The Arizona Supreme Court has been asked to overturn two lower court rulings that allow The Netherlands to pursue a nearly $7.6 million judgment against a Mesa-based aerospace company whose corporate history traces back to billionaire Howard Hughes in the late 1940s. On April 17, attorneys for MD Helicopters petitioned the state’s high court to review of a 2012 judgment ordered by The Hague against the company in favor of The Netherlands for 5.9 million euros, or $7.58 million U.S. dollars. The Netherlands is commonly referred to as Holland. At nearly 16,000 square-miles, the country is slightly more than one-tenth the size of Arizona.
MD Helicopters Inc. manufactures high-performance helicopters for government customers such as Afghanistan, Argentina, Japan, and Turkey. The company has its roots in Hughes Helicopters, a unit of Hughes Aircraft started in 1947 that has been the subject of numerous corporate sales and mergers over the decades. The Hague judgment stems from a nearly 20-year contract dispute related to an order The Netherlands placed with a subsidiary of MD Helicopters in 2001 for eight twin-engine helicopters for its National Police Services. After numerous delays and amended contracts, the contract hadn’t been fulfilled by March 2005, leading to legal actions by both parties.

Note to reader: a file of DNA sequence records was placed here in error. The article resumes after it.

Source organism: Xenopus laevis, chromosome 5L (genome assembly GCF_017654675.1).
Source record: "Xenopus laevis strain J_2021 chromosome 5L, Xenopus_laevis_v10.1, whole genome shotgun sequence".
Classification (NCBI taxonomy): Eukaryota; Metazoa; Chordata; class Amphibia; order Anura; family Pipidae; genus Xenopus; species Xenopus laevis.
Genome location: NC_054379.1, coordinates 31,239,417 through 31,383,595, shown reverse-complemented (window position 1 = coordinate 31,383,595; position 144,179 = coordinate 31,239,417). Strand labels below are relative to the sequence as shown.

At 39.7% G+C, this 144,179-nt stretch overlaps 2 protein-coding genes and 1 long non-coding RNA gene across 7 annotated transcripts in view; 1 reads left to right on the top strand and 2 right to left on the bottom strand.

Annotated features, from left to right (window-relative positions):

MD Helicopters, Inc. (formerly McDonnell Douglas Helicopter Systems) is an American aerospace manufacturer. It produces light utility helicopters for commercial and military use. The company was a subsidiary of Hughes Aircraft until 1984, when Hughes Helicopters, Inc. was sold to McDonnell Douglas by Summa Corporation and renamed it McDonnell Douglas Helicopter Systems. McDonnell Douglas paid $470 million for the company and made it a subsidiary with the name McDonnell Douglas Helicopter Systems. On August 1, 1997, McDonnell Douglas merged with Boeing, but Boeing’s plans to sell the civilian helicopter line to Bell Helicopter in 1998 were thwarted by the US Federal Trade Commission (FTC).
In 1999, Boeing completed the sale of the civilian line of helicopters to MD Helicopter Holdings Inc., an indirect subsidiary of the Dutch company, RDM Holding Inc. Boeing maintained the AH-64 line of helicopters and rights to the NOTAR system. After suffering dismal commercial performance, the company was purchased in 2005 by Patriarch Partners, LLC, an investment fund. The company was recapitalized as an independent company, MD Helicopters, Inc. MD Helicopters is based in Mesa, Arizona. Lynn Tilton, the Chief Executive Officer and sole principal of Patriarch Partners, was CEO of MD Helocopters until she relinquished control in March 2020 following bankruptcy court rulings related to Patriarch holdings.